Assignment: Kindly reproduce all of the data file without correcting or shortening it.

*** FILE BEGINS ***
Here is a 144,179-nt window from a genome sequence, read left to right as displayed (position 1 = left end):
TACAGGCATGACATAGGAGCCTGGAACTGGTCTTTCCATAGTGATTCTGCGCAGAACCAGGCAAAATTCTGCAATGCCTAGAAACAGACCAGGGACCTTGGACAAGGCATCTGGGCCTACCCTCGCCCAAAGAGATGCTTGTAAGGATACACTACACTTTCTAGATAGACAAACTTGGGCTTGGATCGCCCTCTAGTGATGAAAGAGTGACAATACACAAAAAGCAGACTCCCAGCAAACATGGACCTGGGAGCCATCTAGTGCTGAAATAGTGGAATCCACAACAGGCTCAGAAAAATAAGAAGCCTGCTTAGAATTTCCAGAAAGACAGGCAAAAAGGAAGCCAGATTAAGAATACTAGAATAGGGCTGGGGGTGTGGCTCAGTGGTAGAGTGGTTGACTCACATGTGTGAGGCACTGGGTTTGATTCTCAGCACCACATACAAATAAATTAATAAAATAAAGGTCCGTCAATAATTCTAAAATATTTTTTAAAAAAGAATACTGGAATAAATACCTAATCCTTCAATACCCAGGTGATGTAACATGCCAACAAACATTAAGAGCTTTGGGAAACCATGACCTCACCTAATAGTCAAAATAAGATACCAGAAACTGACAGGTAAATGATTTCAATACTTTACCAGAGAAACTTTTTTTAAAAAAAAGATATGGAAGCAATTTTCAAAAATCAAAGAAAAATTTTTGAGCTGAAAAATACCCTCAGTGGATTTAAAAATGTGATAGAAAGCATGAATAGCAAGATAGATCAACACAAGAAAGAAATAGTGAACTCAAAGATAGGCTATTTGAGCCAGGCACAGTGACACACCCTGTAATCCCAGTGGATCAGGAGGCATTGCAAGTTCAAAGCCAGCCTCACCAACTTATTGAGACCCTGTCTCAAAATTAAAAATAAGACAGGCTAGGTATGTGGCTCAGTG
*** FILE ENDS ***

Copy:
Here is a 144,179-nt window from a genome sequence, read left to right as displayed (position 1 = left end):
TACAGGCATGACATAGGAGCCTGGAACTGGTCTTTCCATAGTGATTCTGCGCAGAACCAGGCAAAATTCTGCAATGCCTAGAAACAGACCAGGGACCTTGGACAAGGCATCTGGGCCTACCCTCGCCCAAAGAGATGCTTGTAAGGATACACTACACTTTCTAGATAGACAAACTTGGGCTTGGATCGCCCTCTAGTGATGAAAGAGTGACAATACACAAAAAGCAGACTCCCAGCAAACATGGACCTGGGAGCCATCTAGTGCTGAAATAGTGGAATCCACAACAGGCTCAGAAAAATAAGAAGCCTGCTTAGAATTTCCAGAAAGACAGGCAAAAAGGAAGCCAGATTAAGAATACTAGAATAGGGCTGGGGGTGTGGCTCAGTGGTAGAGTGGTTGACTCACATGTGTGAGGCACTGGGTTTGATTCTCAGCACCACATACAAATAAATTAATAAAATAAAGGTCCGTCAATAATTCTAAAATATTTTTTAAAAAAGAATACTGGAATAAATACCTAATCCTTCAATACCCAGGTGATGTAACATGCCAACAAACATTAAGAGCTTTGGGAAACCATGACCTCACCTAATAGTCAAAATAAGATACCAGAAACTGACAGGTAAATGATTTCAATACTTTACCAGAGAAACTTTTTTTAAAAAAAAGATATGGAAGCAATTTTCAAAAATCAAAGAAAAATTTTTGAGCTGAAAAATACCCTCAGTGGATTTAAAAATGTGATAGAAAGCATGAATAGCAAGATAGATCAACACAAGAAAGAAATAGTGAACTCAAAGATAGGCTATTTGAGCCAGGCACAGTGACACACCCTGTAATCCCAGTGGATCAGGAGGCATTGCAAGTTCAAAGCCAGCCTCACCAACTTATTGAGACCCTGTCTCAAAATTAAAAATAAGACAGGCTAGGTATGTGGCTCAGTG